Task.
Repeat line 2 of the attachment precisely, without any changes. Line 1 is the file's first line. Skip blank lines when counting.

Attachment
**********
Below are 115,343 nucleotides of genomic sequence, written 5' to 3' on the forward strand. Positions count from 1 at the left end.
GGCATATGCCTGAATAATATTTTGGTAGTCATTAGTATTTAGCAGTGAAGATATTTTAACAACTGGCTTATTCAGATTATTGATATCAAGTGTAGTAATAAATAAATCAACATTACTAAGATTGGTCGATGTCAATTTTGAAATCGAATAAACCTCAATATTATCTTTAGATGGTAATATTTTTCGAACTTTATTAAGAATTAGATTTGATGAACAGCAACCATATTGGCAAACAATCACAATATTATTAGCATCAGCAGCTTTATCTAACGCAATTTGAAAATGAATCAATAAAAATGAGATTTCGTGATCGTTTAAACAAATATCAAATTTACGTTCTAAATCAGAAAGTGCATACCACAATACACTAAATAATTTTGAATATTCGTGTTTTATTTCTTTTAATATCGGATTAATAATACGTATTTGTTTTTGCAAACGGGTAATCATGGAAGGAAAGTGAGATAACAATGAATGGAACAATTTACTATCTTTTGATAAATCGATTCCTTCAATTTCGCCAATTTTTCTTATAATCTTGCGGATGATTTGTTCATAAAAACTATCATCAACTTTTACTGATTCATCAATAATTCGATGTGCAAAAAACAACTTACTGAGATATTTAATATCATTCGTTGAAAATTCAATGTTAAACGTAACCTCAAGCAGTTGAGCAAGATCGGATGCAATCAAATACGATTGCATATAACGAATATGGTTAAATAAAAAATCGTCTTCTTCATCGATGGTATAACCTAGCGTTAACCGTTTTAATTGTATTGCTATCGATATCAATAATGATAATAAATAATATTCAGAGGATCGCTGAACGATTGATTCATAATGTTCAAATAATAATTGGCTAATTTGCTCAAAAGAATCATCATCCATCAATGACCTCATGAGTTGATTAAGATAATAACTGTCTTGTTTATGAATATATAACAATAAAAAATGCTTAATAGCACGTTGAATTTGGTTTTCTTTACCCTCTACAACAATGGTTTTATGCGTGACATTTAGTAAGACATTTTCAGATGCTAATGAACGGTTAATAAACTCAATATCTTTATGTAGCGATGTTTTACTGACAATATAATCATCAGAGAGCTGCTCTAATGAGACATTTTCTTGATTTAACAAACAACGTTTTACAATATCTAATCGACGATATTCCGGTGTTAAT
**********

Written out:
GGCATATGCCTGAATAATATTTTGGTAGTCATTAGTATTTAGCAGTGAAGATATTTTAACAACTGGCTTATTCAGATTATTGATATCAAGTGTAGTAATAAATAAATCAACATTACTAAGATTGGTCGATGTCAATTTTGAAATCGAATAAACCTCAATATTATCTTTAGATGGTAATATTTTTCGAACTTTATTAAGAATTAGATTTGATGAACAGCAACCATATTGGCAAACAATCACAATATTATTAGCATCAGCAGCTTTATCTAACGCAATTTGAAAATGAATCAATAAAAATGAGATTTCGTGATCGTTTAAACAAATATCAAATTTACGTTCTAAATCAGAAAGTGCATACCACAATACACTAAATAATTTTGAATATTCGTGTTTTATTTCTTTTAATATCGGATTAATAATACGTATTTGTTTTTGCAAACGGGTAATCATGGAAGGAAAGTGAGATAACAATGAATGGAACAATTTACTATCTTTTGATAAATCGATTCCTTCAATTTCGCCAATTTTTCTTATAATCTTGCGGATGATTTGTTCATAAAAACTATCATCAACTTTTACTGATTCATCAATAATTCGATGTGCAAAAAACAACTTACTGAGATATTTAATATCATTCGTTGAAAATTCAATGTTAAACGTAACCTCAAGCAGTTGAGCAAGATCGGATGCAATCAAATACGATTGCATATAACGAATATGGTTAAATAAAAAATCGTCTTCTTCATCGATGGTATAACCTAGCGTTAACCGTTTTAATTGTATTGCTATCGATATCAATAATGATAATAAATAATATTCAGAGGATCGCTGAACGATTGATTCATAATGTTCAAATAATAATTGGCTAATTTGCTCAAAAGAATCATCATCCATCAATGACCTCATGAGTTGATTAAGATAATAACTGTCTTGTTTATGAATATATAACAATAAAAAATGCTTAATAGCACGTTGAATTTGGTTTTCTTTACCCTCTACAACAATGGTTTTATGCGTGACATTTAGTAAGACATTTTCAGATGCTAATGAACGGTTAATAAACTCAATATCTTTATGTAGCGATGTTTTACTGACAATATAATCATCAGAGAGCTGCTCTAATGAGACATTTTCTTGATTTAACAAACAACGTTTTACAATATCTAATCGACGATATTCCGGTGTTAAT